Geoffrey Wallis CEng MIMechE

Restoration Grants Committee and YMB Triumvirate

Whilst an apprentice at Rolls-Royce Bristol Engines Division I noticed a small notice on the students’ notice-board appealing for help to restore an old steam engine. I soon found myself at Crofton Pumping Station in Wiltshire scraping congealed oil out of the condenser of the world’s oldest workable beam engine.  Blown away by the rugged but effective technology, I worked for four years there as a volunteer (right), and after graduating in mechanical engineering at Bath University I changed career from ‘high-tech’ aircraft engineering to the practical conservation of historic machinery, traditional mills, and metalwork.  My hobby had got out of hand, but I was being paid to have fun.

I joined the newly-founded Dorothea Restoration Engineers Ltd. which I directed for over three decades, until ‘retiring’ in 2007 to become a consultant.  My son John now runs the Company, and we often work together on the more challenging projects. and

Since 2005 I have had the pleasure of leading the Architectural and Structural Metals Conservation  Masterclass at West Dean College near Chichester, where I aim to inspire as well as teach.

I have led metalwork-conservation courses in UK, Myanmar, Zanzibar, and on-line to India, have contributed to several conservation text-books, and featured in TV programmes covering practical restoration projects.  These include the full-scale working replica Newcomen Engine at the Black Country Living Museum, Dudley, and the oldest complete atmospheric engine still on its original site at Elsecar, South Yorkshire.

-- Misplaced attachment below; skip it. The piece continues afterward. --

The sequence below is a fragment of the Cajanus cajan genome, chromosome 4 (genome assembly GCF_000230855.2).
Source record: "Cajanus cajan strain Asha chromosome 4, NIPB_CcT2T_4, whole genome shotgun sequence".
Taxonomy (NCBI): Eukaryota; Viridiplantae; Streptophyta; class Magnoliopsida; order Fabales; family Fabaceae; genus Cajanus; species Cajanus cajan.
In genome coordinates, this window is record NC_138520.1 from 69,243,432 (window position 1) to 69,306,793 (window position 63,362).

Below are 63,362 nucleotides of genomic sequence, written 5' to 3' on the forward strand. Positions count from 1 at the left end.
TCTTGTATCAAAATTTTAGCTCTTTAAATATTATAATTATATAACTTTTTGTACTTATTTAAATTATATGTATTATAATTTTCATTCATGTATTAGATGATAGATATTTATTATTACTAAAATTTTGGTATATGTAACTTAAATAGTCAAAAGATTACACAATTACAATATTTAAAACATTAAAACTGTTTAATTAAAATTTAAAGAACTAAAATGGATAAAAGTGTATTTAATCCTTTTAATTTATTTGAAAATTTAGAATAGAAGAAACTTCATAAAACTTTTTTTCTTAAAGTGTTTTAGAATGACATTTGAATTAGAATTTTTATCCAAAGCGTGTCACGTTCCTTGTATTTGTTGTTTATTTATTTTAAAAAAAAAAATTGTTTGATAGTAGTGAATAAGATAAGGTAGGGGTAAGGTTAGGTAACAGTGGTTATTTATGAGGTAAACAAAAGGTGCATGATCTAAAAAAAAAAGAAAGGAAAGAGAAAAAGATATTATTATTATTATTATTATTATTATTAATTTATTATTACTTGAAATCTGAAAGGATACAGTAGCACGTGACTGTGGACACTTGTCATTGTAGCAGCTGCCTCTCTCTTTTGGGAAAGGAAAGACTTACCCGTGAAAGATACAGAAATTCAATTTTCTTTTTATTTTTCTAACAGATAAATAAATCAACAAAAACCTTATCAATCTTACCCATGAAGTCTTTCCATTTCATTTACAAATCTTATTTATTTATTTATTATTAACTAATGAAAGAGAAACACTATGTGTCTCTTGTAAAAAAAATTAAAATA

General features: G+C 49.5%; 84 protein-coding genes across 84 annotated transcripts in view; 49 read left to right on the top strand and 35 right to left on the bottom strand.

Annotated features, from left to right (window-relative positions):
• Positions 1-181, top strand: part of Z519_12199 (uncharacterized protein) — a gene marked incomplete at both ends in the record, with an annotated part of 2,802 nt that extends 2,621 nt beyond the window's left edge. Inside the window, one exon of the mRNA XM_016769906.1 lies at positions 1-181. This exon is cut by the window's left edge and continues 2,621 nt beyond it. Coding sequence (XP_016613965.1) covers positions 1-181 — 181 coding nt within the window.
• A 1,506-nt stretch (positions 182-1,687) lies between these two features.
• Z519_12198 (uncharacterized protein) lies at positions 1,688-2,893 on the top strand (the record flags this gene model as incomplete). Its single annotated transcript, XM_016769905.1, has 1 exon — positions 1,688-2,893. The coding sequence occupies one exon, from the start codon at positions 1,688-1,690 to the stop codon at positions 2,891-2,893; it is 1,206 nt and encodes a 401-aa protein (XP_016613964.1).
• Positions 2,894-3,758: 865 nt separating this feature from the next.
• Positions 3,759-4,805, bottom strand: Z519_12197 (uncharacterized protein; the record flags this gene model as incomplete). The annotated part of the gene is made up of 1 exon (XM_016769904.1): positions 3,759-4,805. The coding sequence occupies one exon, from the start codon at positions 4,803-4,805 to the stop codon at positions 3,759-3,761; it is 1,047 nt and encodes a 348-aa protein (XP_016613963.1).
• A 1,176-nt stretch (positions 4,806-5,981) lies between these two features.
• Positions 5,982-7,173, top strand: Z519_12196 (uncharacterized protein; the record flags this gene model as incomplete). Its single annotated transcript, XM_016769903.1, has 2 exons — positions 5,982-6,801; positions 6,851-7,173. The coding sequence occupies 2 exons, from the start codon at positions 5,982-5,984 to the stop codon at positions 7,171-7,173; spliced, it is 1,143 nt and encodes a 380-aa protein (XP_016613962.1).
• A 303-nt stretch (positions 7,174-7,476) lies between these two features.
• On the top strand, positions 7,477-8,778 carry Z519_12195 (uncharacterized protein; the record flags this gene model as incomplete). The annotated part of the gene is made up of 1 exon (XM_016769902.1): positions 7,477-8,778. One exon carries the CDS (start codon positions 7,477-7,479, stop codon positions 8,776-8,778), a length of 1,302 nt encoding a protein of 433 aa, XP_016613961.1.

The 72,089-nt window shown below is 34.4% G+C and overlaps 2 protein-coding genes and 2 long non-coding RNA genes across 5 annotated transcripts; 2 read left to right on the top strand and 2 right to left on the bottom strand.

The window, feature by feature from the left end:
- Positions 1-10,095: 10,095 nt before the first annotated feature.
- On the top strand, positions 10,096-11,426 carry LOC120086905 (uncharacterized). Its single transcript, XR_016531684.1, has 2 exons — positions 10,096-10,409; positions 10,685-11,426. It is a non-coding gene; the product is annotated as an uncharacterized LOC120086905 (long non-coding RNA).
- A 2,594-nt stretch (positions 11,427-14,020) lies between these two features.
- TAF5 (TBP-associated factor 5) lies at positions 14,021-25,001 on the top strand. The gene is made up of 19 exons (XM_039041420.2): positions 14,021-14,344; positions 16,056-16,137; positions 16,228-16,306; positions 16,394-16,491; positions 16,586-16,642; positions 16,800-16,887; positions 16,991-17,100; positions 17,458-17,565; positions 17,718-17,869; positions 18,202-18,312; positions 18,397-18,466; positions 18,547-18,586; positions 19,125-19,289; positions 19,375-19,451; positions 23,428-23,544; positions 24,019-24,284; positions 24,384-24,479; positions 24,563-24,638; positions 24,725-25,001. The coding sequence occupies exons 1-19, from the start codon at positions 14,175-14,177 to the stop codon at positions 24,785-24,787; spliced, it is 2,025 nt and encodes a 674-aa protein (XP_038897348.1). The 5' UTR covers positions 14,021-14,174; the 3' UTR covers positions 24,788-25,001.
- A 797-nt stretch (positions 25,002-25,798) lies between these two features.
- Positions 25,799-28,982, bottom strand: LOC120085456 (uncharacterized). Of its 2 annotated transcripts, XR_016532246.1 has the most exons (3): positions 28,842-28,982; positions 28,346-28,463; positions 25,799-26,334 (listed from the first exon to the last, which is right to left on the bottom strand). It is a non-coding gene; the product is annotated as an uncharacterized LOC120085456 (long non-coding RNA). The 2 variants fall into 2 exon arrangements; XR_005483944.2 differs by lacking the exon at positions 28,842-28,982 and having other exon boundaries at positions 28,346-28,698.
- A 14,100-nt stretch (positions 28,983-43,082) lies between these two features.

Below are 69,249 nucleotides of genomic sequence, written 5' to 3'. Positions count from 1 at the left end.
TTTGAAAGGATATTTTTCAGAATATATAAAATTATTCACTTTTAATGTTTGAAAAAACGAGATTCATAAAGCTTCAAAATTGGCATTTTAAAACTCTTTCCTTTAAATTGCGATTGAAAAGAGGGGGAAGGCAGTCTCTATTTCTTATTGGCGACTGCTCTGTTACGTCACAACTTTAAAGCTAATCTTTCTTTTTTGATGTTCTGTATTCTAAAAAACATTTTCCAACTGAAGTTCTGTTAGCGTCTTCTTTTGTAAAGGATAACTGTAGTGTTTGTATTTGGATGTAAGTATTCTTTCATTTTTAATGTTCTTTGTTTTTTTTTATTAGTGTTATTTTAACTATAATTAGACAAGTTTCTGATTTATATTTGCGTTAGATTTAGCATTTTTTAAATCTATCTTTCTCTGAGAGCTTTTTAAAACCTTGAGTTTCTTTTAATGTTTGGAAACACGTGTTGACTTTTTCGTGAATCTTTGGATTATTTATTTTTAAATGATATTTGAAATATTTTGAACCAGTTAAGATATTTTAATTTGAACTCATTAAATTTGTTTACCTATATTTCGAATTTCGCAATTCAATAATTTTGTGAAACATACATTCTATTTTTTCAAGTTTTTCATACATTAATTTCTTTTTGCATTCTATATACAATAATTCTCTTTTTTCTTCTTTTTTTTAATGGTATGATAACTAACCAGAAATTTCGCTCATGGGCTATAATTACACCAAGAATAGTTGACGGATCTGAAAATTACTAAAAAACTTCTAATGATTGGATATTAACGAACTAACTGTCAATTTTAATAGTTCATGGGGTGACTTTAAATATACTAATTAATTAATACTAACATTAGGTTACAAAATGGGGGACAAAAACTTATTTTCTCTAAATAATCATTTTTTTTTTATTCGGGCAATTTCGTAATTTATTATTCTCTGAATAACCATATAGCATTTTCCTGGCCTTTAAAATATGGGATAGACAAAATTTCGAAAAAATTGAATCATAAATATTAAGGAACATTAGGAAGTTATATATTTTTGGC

As a youth I joined lots of IA societies to meet like-minded people and learn about the subject. The Newcomen Society and Bristol IA Society both taught me much and it was a privilege to be appointed President of both. 

Having helped set up the Museum of Bath at Work four decades ago, I am now one of the trustees of this fantastic visitor-attraction which shows the story of the people who actually did the work in this regency city.

The National Heritage Ironwork Group was another initiative that arose from Dorothea’s work.  Concerned about the standards of workmanship a group of us established the charity a decade ago to offer advice and training, and I now lead their standards committee.

Ten years ago I started a voluntary project to restore Isambard Brunel’s unique swivel bridge in Bristol City Docks, which is now leading to the establishment of a new CIO.

One of my main concerns now is to attract younger people in our field of industrial history.  Thus three years ago I set up the AIA’s Young Members Board, and still serve on its Triumvirate.  If you are in mid-career or younger give it a try.  You’ll find its fun!

July 2022